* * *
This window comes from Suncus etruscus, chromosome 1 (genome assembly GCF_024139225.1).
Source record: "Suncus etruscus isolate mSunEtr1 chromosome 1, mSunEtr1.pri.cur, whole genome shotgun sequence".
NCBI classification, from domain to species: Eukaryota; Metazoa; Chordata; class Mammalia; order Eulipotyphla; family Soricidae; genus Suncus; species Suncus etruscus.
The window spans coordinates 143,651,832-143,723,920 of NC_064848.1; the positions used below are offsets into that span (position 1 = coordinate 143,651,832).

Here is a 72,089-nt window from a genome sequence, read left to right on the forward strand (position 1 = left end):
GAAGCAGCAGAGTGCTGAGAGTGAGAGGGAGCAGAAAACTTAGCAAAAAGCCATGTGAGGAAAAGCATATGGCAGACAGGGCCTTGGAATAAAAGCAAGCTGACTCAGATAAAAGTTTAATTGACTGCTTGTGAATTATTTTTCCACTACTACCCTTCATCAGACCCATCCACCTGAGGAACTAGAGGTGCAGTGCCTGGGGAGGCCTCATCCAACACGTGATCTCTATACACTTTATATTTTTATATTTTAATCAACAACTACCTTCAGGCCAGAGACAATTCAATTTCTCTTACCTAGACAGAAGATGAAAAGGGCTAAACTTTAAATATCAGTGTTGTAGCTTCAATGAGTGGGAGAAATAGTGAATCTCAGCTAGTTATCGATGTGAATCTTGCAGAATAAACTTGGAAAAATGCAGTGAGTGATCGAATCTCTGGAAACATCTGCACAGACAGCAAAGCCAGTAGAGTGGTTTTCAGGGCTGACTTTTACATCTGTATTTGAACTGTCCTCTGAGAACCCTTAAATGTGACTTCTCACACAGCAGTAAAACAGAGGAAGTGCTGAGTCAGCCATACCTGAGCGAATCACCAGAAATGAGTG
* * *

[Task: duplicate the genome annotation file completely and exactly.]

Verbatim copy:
This window comes from Suncus etruscus, chromosome 1 (genome assembly GCF_024139225.1).
Source record: "Suncus etruscus isolate mSunEtr1 chromosome 1, mSunEtr1.pri.cur, whole genome shotgun sequence".
NCBI classification, from domain to species: Eukaryota; Metazoa; Chordata; class Mammalia; order Eulipotyphla; family Soricidae; genus Suncus; species Suncus etruscus.
The window spans coordinates 143,651,832-143,723,920 of NC_064848.1; the positions used below are offsets into that span (position 1 = coordinate 143,651,832).

Here is a 72,089-nt window from a genome sequence, read left to right on the forward strand (position 1 = left end):
GAAGCAGCAGAGTGCTGAGAGTGAGAGGGAGCAGAAAACTTAGCAAAAAGCCATGTGAGGAAAAGCATATGGCAGACAGGGCCTTGGAATAAAAGCAAGCTGACTCAGATAAAAGTTTAATTGACTGCTTGTGAATTATTTTTCCACTACTACCCTTCATCAGACCCATCCACCTGAGGAACTAGAGGTGCAGTGCCTGGGGAGGCCTCATCCAACACGTGATCTCTATACACTTTATATTTTTATATTTTAATCAACAACTACCTTCAGGCCAGAGACAATTCAATTTCTCTTACCTAGACAGAAGATGAAAAGGGCTAAACTTTAAATATCAGTGTTGTAGCTTCAATGAGTGGGAGAAATAGTGAATCTCAGCTAGTTATCGATGTGAATCTTGCAGAATAAACTTGGAAAAATGCAGTGAGTGATCGAATCTCTGGAAACATCTGCACAGACAGCAAAGCCAGTAGAGTGGTTTTCAGGGCTGACTTTTACATCTGTATTTGAACTGTCCTCTGAGAACCCTTAAATGTGACTTCTCACACAGCAGTAAAACAGAGGAAGTGCTGAGTCAGCCATACCTGAGCGAATCACCAGAAATGAGTG